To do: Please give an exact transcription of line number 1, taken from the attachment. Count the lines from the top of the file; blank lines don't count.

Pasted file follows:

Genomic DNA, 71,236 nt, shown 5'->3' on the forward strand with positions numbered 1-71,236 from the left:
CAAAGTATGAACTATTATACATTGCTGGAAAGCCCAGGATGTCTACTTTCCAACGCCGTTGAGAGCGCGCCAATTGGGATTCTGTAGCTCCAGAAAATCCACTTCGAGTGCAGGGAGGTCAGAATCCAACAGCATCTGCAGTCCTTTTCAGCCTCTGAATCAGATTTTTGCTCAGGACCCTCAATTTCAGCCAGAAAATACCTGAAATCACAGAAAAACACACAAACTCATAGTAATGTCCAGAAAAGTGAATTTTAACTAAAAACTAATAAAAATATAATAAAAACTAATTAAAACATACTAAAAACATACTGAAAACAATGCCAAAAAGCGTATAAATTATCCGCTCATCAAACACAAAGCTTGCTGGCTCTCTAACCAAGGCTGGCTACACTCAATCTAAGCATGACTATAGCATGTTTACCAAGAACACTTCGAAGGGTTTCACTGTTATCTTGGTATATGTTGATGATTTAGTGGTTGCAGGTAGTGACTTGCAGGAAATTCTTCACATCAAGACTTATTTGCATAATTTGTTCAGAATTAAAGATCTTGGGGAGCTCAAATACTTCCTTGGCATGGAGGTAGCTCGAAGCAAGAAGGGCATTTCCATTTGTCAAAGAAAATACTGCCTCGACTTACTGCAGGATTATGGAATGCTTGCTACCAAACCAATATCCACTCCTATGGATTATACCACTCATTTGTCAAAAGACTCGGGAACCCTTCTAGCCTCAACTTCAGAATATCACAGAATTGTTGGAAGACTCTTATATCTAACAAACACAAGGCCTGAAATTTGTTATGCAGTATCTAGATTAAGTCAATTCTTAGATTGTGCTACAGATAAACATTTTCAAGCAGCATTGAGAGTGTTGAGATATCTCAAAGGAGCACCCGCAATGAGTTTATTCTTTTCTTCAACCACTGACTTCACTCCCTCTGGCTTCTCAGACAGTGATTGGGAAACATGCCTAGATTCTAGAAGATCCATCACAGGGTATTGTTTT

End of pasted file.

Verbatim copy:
Genomic DNA, 71,236 nt, shown 5'->3' on the forward strand with positions numbered 1-71,236 from the left: